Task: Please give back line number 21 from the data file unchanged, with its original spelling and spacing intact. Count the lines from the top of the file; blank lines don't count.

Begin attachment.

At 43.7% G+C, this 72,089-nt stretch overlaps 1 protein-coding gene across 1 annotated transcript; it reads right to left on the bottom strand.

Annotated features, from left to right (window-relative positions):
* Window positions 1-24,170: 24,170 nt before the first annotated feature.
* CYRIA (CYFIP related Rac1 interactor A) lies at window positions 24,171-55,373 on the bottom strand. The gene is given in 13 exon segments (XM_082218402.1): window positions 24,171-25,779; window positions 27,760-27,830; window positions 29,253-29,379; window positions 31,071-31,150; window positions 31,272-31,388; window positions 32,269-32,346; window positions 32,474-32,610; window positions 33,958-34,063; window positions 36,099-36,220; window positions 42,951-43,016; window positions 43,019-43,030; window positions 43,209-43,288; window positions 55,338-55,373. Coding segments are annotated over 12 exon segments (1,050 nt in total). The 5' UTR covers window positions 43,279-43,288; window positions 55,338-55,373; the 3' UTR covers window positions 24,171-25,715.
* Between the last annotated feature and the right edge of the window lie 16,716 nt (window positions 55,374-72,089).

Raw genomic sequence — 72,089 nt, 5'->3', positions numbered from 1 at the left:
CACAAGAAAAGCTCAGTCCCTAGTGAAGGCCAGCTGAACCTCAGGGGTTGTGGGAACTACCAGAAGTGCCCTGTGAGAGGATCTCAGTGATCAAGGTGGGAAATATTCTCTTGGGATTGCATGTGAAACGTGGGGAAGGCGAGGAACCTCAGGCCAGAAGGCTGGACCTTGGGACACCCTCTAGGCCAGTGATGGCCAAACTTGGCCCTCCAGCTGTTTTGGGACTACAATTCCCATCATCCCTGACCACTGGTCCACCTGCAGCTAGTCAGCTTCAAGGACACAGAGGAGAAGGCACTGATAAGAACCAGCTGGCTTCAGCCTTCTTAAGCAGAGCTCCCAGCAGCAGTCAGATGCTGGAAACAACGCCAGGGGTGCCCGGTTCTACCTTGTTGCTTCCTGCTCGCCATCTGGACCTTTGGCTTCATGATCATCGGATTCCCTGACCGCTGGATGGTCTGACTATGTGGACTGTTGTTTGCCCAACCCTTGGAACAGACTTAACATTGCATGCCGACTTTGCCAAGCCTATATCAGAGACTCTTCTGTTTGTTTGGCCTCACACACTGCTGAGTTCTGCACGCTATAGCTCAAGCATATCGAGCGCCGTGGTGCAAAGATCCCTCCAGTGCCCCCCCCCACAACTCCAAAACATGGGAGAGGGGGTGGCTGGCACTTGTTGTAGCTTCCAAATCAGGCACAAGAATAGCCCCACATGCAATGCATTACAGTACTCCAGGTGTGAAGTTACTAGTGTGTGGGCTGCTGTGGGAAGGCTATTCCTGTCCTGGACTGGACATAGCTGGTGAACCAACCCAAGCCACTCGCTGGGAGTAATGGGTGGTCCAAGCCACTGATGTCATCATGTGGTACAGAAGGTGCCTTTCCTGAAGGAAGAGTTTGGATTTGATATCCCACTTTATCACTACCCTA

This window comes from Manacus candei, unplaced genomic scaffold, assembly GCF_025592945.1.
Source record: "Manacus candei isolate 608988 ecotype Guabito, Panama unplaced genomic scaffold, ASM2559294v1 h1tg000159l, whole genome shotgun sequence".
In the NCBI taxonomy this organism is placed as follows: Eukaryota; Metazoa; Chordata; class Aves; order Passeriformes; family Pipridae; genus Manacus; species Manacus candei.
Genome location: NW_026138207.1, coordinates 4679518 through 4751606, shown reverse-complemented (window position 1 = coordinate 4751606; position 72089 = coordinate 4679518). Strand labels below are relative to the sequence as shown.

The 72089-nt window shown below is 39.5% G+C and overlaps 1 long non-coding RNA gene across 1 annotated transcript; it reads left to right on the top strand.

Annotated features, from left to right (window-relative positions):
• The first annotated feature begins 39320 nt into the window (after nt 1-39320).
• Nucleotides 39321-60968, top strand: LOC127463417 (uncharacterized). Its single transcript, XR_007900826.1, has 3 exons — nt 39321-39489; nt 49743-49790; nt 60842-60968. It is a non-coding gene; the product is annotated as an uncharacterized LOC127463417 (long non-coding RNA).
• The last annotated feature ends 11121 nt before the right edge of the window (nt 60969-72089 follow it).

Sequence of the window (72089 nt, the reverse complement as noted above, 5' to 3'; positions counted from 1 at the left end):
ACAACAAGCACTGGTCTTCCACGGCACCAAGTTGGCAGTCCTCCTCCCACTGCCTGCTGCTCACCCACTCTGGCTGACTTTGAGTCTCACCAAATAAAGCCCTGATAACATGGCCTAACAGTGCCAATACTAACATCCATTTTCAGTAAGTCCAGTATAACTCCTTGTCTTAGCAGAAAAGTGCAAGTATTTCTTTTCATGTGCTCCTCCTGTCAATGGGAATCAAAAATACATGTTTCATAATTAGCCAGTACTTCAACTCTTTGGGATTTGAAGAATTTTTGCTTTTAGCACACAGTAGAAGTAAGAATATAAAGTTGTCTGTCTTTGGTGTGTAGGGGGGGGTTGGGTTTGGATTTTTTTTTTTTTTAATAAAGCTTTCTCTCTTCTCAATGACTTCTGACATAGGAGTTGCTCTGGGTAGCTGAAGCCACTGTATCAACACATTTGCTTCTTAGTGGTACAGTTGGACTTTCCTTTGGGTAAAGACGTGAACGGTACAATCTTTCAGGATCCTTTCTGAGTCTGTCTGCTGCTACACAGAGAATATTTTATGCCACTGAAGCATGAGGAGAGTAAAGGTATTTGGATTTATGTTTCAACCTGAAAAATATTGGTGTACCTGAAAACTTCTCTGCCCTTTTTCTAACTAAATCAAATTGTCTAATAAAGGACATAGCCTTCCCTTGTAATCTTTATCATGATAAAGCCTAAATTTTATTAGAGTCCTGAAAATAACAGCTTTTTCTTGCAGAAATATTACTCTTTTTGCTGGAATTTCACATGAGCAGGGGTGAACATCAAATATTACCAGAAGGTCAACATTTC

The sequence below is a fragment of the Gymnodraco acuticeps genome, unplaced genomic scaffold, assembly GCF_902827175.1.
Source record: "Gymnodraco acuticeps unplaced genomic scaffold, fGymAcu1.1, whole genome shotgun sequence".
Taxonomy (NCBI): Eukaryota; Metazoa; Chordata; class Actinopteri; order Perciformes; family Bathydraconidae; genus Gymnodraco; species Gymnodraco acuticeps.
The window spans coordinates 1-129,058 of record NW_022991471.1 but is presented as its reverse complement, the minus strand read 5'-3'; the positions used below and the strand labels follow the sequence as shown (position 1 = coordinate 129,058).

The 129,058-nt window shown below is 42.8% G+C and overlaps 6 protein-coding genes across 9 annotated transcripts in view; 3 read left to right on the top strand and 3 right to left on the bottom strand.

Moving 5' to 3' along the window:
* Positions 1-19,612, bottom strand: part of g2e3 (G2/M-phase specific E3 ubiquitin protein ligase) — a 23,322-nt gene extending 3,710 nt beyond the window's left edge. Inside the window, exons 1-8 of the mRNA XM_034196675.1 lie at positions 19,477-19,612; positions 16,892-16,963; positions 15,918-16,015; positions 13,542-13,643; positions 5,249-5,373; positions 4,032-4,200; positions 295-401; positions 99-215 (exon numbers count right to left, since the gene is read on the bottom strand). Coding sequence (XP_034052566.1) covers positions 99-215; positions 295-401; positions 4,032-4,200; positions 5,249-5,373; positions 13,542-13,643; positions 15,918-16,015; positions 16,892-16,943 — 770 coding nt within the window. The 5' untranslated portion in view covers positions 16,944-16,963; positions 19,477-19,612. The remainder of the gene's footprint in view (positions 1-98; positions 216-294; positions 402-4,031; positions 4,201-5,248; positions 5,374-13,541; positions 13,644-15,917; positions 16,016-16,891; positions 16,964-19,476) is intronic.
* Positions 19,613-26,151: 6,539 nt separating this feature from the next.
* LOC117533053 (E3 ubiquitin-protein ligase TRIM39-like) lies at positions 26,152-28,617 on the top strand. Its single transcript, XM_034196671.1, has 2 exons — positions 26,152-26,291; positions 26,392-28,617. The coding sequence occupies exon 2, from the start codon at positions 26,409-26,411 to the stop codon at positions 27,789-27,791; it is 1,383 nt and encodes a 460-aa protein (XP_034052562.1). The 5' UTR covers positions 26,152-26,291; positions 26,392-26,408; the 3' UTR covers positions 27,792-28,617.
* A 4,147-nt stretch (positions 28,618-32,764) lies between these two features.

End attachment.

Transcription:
Taxonomy (NCBI): Eukaryota; Metazoa; Chordata; class Actinopteri; order Perciformes; family Bathydraconidae; genus Gymnodraco; species Gymnodraco acuticeps.